The Chancellor Rishi Sunak presented the 2021 Budget on 3 March. The Finance (No.2) Bill 2019-21 was published on 11 March, and received its second reading on 13 April.
Each year the Chancellor of the Exchequer presents the Budget, which contains all the tax measures for the year ahead. Traditionally the Budget has been in March, prior to the start of the tax year on 6 April. The statutory provisions to give effect to these tax measures are set out in a single Bill: the annual Finance Bill.
It has been the practice in recent years for Chancellors to make tax announcements twice a year, using the Pre-Budget Report or Autumn Statement as a second fiscal event. In his Autumn Statement on 23 November 2016 the Chancellor Philip Hammond announced that from autumn 2017 the Government would present a single autumn Budget, to allow for greater Parliamentary scrutiny of Budget measures ahead of their implementation. For details see, The Budget and the annual Finance Bill, Commons Library briefing CBP813, 5 November 2018.
On 29 October 2018 Mr Hammond presented the Conservative Government’s fifth Budget.
- the Treasury’s Policy Costings document;
- the Treasury’s Impact on Households document, and,
- the series of Tax Information and Impact notes published by HMRC, dealing with each of the tax measures announced, collated in the Overview of Tax Legislation & Rates document published by Treasury & HMRC.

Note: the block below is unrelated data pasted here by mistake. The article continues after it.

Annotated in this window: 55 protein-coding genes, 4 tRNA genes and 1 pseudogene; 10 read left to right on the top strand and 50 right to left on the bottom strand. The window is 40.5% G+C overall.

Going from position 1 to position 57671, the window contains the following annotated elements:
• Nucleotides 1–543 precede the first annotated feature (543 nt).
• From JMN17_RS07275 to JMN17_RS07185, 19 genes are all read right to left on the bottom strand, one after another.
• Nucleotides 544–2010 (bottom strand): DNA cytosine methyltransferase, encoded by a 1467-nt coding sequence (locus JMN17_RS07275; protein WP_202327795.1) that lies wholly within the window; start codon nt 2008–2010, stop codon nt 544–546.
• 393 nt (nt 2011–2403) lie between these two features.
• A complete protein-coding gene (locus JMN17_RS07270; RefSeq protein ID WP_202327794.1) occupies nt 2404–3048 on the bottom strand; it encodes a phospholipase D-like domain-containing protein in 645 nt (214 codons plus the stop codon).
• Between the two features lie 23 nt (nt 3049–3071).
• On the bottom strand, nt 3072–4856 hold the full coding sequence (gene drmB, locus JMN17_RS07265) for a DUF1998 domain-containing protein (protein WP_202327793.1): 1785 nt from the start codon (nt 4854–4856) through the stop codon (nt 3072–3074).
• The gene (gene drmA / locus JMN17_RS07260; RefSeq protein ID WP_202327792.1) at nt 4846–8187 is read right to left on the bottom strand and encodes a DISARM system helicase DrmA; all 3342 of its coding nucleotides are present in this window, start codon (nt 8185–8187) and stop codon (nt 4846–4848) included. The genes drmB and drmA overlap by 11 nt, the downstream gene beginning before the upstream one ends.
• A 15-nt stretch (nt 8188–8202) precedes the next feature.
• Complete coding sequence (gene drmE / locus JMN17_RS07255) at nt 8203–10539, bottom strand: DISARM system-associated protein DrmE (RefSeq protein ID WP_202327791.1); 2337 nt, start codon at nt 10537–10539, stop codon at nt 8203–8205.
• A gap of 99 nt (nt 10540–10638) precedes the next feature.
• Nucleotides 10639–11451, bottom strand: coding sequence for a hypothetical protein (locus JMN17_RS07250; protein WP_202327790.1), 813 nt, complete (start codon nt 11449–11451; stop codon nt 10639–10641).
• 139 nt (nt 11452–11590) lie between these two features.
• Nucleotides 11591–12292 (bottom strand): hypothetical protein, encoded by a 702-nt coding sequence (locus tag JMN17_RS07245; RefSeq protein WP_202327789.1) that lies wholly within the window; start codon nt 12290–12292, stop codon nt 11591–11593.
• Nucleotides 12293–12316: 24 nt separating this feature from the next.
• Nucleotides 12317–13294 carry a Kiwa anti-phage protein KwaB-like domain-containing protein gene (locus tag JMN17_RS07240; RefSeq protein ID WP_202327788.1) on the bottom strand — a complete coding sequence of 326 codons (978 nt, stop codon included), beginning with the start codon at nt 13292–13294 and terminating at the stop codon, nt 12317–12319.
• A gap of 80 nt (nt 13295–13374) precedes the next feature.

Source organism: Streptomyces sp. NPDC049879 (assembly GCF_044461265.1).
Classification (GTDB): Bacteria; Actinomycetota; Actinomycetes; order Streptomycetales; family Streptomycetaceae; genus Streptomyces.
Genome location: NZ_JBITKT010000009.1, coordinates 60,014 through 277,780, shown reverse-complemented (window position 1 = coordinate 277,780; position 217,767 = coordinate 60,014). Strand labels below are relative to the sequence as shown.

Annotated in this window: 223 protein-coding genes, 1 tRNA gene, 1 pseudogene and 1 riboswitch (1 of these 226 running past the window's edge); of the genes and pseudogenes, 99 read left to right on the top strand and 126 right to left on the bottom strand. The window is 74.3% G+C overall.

Commons Briefing Papers are available on the context for the Autumn Budget (CBP 8422, 23 October 2018), and a summary of the measures announced (CBP 8428, 29 October 2018). The Lords Library has also published a paper on the Budget (LLN 2018-0114, 7 November 2018).
Finance Bill (No.3) Bill 2017-19
The Finance (No.3) Bill 2017-19 was published on 7 November 2018. The Treasury has also published the explanatory notes to the Bill, and collates other relevant material on this page. As noted, the Bill received its Second Reading on Monday 12 November.
As is common practice, the Government published a series of draft provisions to be included in the Finance Bill 2018/19 some months before the Budget, on 6 July. Some of these follow earlier consultation exercises, others provide for certain technical changes, while a third group are to have immediate or retrospective effect (Written Statement HCWS834, 6 July 2018). This draft legislation is on Gov.uk; HMRC published tax information & impact notes on each of these measures.
Generally selected clauses from the Bill are debated by the Committee of the Whole House over two days at the start of the Bill’s Committee stage. The selection of clauses is set out in a programme motion, which was agreed at the conclusion of the Bill’s Second Reading on 12 November 2018 (HC Deb cc 54-148). These are listed below, with links to the relevant tax information & impact notes for each:
Clauses 5, 6, 8, 9 and 10 (income tax thresholds and reliefs)
Income Tax Personal Allowance and basic rate limit from 2019 to 2020, 29 October 2018
Clause 15 and Schedule 3 (offshore receipts in respect of intangible property)
Offshore receipts from intangible property, 29 October 2018
Clause 16 and Schedule 4 (avoidance involving profit fragmentation arrangements)
Clause 19 (hybrid and other mismatches: scope of Chapter 8 and “financial instrument”)
Corporation Tax changes for hybrid and other mismatches regime, 29 October 2018
Clause 20 (controlled foreign companies: finance company exemption and control)